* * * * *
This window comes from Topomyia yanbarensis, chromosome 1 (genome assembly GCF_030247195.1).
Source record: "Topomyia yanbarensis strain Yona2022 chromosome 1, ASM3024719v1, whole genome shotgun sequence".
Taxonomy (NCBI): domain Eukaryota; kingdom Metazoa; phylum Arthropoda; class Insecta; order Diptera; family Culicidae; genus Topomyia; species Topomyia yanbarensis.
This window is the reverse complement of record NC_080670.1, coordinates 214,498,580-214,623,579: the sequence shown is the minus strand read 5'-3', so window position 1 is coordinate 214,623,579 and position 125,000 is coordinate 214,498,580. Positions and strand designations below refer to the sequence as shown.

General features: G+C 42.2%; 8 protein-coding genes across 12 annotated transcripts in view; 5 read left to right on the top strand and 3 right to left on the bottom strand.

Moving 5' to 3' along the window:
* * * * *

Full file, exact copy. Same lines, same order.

This window comes from Topomyia yanbarensis, chromosome 1 (genome assembly GCF_030247195.1).
Source record: "Topomyia yanbarensis strain Yona2022 chromosome 1, ASM3024719v1, whole genome shotgun sequence".
Taxonomy (NCBI): domain Eukaryota; kingdom Metazoa; phylum Arthropoda; class Insecta; order Diptera; family Culicidae; genus Topomyia; species Topomyia yanbarensis.
This window is the reverse complement of record NC_080670.1, coordinates 214,498,580-214,623,579: the sequence shown is the minus strand read 5'-3', so window position 1 is coordinate 214,623,579 and position 125,000 is coordinate 214,498,580. Positions and strand designations below refer to the sequence as shown.

General features: G+C 42.2%; 8 protein-coding genes across 12 annotated transcripts in view; 5 read left to right on the top strand and 3 right to left on the bottom strand.

Moving 5' to 3' along the window: